Wednesday, September 3, 2008

Sea level planning: Where's Hawai'i?

Sea levels are rising, and there are signs the water is coming up faster and farther than previously estimated.

The rising isn't calculated from arcane computer models or theory. It's pure gauge-reading. It's come up more than half a foot in the last century, and appears to be rising faster now than at the beginning of the last half-century.

New evidence—which does involve some modeling based on conditions observed in the field—suggests that already scary predictions may be understating how much more we can expect in the next half century.

Which raises the question: Are we in Hawai'i taking this seriously? What planning is underway for armoring crucial coastal roads or moving sewer lines inland? What serious thought is being given to Waikiki as Venice, its streets underwater? On an international airport awash at high tide?

Elsewhere in the world people are doing the planning. The Dutch, of course, are in the lead. They don't have much choice, since they're already below water level, and they lose a quarter of their country if the dikes fail.

They're not into theories. They are the best in the world at coastal management, and they take their sea level planning deadly seriously, Here's what their best estimates of sea level change suggest.

They're planning for four feet of rise in this century, and six to 12 more feet in the next. They're estimating it will cost them nearly $3 billion to deal with that. The nation organized a commission to plan for it—the Delta Commission—and has received the commission's first major report. Why?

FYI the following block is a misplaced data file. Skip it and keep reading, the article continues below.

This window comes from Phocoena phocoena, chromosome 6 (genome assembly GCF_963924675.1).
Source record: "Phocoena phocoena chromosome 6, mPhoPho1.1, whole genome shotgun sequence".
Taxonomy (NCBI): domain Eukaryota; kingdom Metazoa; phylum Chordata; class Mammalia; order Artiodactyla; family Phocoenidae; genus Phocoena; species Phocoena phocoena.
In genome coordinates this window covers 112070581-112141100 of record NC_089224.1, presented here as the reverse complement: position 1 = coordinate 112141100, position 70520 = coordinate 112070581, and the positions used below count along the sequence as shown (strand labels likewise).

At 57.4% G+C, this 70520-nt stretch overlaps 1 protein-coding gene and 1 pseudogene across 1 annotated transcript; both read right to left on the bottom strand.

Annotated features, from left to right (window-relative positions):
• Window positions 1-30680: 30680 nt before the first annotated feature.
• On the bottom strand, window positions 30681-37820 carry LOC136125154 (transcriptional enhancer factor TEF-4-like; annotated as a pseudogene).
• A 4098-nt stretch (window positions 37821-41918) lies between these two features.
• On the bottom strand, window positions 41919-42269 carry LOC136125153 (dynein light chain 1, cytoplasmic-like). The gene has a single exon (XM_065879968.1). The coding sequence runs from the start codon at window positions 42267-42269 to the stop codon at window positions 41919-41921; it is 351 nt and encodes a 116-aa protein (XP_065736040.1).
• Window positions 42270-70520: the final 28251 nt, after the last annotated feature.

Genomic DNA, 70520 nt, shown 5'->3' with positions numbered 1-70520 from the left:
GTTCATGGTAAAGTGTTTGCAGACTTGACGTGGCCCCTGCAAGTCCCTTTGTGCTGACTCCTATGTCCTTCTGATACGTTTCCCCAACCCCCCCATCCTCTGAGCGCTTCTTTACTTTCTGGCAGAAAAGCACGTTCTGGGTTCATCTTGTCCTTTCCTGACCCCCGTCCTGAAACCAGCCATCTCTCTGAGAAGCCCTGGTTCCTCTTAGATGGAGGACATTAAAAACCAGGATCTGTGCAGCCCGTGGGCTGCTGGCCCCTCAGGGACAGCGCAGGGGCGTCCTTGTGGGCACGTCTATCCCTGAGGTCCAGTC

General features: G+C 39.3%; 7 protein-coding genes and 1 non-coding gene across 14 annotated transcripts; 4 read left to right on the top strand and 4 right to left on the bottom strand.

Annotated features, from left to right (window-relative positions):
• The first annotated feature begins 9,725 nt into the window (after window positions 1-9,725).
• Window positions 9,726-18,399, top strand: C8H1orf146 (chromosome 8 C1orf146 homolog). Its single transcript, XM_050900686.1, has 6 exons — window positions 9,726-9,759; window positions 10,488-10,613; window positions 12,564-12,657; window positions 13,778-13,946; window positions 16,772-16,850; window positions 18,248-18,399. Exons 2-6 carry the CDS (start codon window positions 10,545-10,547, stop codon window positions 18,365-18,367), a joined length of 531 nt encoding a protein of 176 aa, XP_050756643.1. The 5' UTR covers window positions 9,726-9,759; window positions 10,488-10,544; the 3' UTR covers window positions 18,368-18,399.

"Our children will inherit this country, just as we did from our parents and we feel that responsibility," said Prime Minister Jan Peter Balkenende, quoted in a Reuters report.

One could reasonably ask where Hawai'i's commission is. What's Hawai'i's policy in rising water? Armor the shore? Retreat? Are we willing to build levees around our low-lying communities? Should we? Virtually every beach park disappears under these scenarios. Is anyone looking for opportunities for the coastal recreation of the next century, as the leaders of the last century did?

Recent research is providing suggestions that sea level rise could come faster than has been anticipated. Certainly, of the work is based on estimates and calculations that could be flawed. There is little consensus, for instance, on how much impact Greenland's melting glaciers will have on sea levels—only that if they melt significantly, the impact will far exceed most current estimates of rise.

But increasingly, coastal areas are paying attention to their vulnerability.

The threats to New Orleans have been adequately discussed recently.

In Vancouver, there's concern about risks to the lower areas, including the airport:

Where's Hawai'i?
© 2008 Jan TenBruggencate

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